On my first night in Madrid this past September, a Mexican-born waitress gave me the most important advice that anyone had given me about the city: “You have to learn when to say no.”, she said. What she was referring to had nothing to do with food, but rather the fact that Madrid’s late-night, eat, drink, dance and do-it-all-over-again culture easily sucks you in, to a point where your body begins to beg that you return it to a place where people eat dinner before eleven in the evening and quit drinking before eight the next morning.
Madrid is one of those unique cities where something is happening almost every hour of the day. There are few cities anywhere in the world – especially in Europe – that can compete with its cosmopolitan flare, diverse culture, carefully preserved history and tremendous nightlife. And I must shamefully admit that it tired out this New York City-based nightlife explorer. At 5am, New Yorkers are weak when compared with their Madrileños counterparts.
Like many European cities, central Madrid is comprised of a number of squares and plazas, linked by avenues that carve out distinct quarters. City maps are deceiving, as the city is incredibly walkable, with a thorough Metro system to relieve your legs or shuttle you to locations on its outskirts. That said, it’s pretty difficult to find a poorly located hotel, assuming you’ve chosen one in the city center. On the high end, many choose the Westin Palace or The Ritz (no relation to the Ritz-Carlton chain), both of which are located at the Plaza de las Cortes, overlooking the Neptune fountains. For the thriftier traveler, I would bet that there are more hostels in Madrid than any other city in Europe – the city is littered with them. As a frequent traveler, however, hotel points and frequent-flyer miles are standard forms of currency for me and I was lucky enough to snag five nights at the Westin Palace.
The Westin Palace was built in the early 1900s by a king who didn’t have enough rooms to house the guests for his daughter’s wedding. Today, it’s considered Madrid’s finest hotel and is a throwback to the pre-18th century palaces of Europe. The furnishings are ornate, spectacular, and, quite frankly, a bit over-the-top. I often felt uneasy about simply sitting down on the many antique chairs, sort of like how you feel when you get the rare chance to sit on a couch in grandma’s sparsely used living room. Its renovated guest rooms are generous in size and the extra large, marble-lined bathrooms are luxurious, to say the least. The service and courtesy exhibited by its staff also lives up to its reputation. If this sounds like your type of establishment, I would highly recommend it, but, on my next visit, I am more inclined to check out the significantly more modern Hotel Urban, which is located just down the street. But if you like ornate, guilded ceilings, this is your certainly place.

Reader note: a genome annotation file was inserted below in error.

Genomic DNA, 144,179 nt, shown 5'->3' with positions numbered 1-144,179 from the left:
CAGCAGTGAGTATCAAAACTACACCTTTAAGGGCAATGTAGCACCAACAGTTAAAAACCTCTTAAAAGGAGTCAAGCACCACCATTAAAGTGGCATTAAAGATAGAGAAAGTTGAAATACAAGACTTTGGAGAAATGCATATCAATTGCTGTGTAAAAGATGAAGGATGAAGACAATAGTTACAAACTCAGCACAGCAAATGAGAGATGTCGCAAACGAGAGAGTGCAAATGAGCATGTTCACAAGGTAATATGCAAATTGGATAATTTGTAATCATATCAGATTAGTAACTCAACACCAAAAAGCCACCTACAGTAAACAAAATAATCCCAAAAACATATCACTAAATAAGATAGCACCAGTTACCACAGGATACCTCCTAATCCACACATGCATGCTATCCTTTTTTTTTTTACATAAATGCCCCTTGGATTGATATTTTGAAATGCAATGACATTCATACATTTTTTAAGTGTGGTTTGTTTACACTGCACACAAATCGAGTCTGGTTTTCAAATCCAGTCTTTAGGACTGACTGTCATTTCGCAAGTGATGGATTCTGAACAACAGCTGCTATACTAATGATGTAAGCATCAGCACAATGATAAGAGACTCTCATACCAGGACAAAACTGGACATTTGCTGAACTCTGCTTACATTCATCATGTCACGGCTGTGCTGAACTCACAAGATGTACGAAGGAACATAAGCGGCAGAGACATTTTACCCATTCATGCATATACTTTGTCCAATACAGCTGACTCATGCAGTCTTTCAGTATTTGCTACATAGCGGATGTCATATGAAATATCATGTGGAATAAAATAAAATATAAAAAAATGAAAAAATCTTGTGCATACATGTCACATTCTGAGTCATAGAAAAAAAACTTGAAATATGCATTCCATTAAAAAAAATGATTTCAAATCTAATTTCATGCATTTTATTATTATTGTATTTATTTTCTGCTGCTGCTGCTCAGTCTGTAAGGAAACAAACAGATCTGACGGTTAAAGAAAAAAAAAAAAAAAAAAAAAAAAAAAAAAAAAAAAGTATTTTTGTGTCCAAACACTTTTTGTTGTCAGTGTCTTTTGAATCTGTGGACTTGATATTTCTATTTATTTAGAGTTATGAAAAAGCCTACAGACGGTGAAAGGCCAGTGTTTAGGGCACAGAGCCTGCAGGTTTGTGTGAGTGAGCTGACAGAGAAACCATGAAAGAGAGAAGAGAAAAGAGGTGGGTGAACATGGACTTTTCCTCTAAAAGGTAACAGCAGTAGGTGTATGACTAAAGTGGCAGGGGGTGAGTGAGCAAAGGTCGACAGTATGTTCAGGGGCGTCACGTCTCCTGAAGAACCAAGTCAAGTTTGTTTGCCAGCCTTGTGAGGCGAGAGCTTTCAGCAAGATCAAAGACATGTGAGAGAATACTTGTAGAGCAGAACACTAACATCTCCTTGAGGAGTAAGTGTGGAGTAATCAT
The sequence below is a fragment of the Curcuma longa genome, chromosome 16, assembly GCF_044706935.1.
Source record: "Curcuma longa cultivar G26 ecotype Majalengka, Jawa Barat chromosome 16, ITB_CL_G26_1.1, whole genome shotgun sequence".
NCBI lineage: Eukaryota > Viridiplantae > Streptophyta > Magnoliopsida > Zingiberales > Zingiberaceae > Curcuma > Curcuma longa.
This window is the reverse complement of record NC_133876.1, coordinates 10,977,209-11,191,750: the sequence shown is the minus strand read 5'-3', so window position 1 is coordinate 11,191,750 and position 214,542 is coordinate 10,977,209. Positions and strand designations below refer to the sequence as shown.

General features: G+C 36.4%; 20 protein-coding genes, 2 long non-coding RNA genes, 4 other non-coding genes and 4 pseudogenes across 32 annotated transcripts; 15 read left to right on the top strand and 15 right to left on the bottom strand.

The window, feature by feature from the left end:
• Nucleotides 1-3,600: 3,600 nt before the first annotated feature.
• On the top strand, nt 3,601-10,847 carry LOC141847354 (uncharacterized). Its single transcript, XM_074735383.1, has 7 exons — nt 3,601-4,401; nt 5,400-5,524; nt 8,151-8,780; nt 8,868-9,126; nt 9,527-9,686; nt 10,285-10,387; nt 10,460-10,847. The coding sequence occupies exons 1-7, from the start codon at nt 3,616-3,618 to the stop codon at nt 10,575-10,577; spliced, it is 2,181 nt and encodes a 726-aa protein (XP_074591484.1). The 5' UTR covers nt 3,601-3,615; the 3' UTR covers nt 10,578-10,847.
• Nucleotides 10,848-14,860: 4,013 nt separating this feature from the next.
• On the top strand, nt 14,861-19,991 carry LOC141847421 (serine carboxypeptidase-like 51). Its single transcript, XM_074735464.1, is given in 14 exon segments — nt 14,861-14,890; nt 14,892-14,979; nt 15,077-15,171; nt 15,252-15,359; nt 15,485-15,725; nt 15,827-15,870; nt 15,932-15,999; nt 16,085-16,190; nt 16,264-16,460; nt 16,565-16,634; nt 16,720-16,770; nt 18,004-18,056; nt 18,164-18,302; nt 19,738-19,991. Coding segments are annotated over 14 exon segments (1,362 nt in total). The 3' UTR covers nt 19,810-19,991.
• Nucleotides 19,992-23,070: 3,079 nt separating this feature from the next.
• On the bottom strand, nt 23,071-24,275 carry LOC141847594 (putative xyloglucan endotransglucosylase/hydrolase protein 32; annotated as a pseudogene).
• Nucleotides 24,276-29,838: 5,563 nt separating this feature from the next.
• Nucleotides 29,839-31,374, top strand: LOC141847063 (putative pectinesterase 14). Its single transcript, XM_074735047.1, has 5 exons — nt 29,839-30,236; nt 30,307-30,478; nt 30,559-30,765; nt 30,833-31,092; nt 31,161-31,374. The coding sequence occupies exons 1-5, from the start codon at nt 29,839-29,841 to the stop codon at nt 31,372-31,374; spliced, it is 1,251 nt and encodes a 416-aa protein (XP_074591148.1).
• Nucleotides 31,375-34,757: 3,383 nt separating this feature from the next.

Above: The glass dome inside the Westin Palace (left) and just outside the Westin (right).
Madrid requires you to make a different type of time adjustment when you arrive, which has nothing to do with jetlag. You must first understand that dinner in Madrid, like much of Spain, is served no earlier than 9:00 in the evening. Trying to find that “hot table” at 8:00 will be no problem because you’ll be the only one dining (assuming you can find an open restaurant). Accordingly, that after dinner cocktail will have to wait until midnight, as bars don’t begin to get busy until just after twelve. And if you’re looking to finish you night at the clubs (discotecas), don’t show up before 3:00am. If you’re traveling from the United States, it’s actually quite easy to get on this schedule if you take an overnight flight – sleep for a few hours when you arrive and your body thinks that two in the afternoon is nine in the morning, perfect for the Madrid “time zone”. But a minor problem arises when you actually want to be a tourist. Staying out until 8am makes you feel like a teenager, but it is terrible if you want to get up early to hit the museums. Luckily, some of the city’s most popular tourist sites are open until 8 or 9 in the evening. If you want to actually explore the city (in the daylight!), you are best to plan your nightlife schedule accordingly.
Being a tourist in Madrid is easy and the museums are good to place to start. The Prado is most certainly the crown jewel of the city’s collection, with unprecedented collections from Goya, El Grecco and many of the great Spanish masters. Encompassing an entire city block, its varied pieces – many of which date back 600-plus years – exhibit an amazing collection of classical portrait mastery and stunning religious imagery. The Prado neighbors the city’s Botanical Gardens which were, ummm, less than botanical at this time of year, but still provided a peaceful enclave from the busy Paseo Prado beyond it’s shrub-lined walls.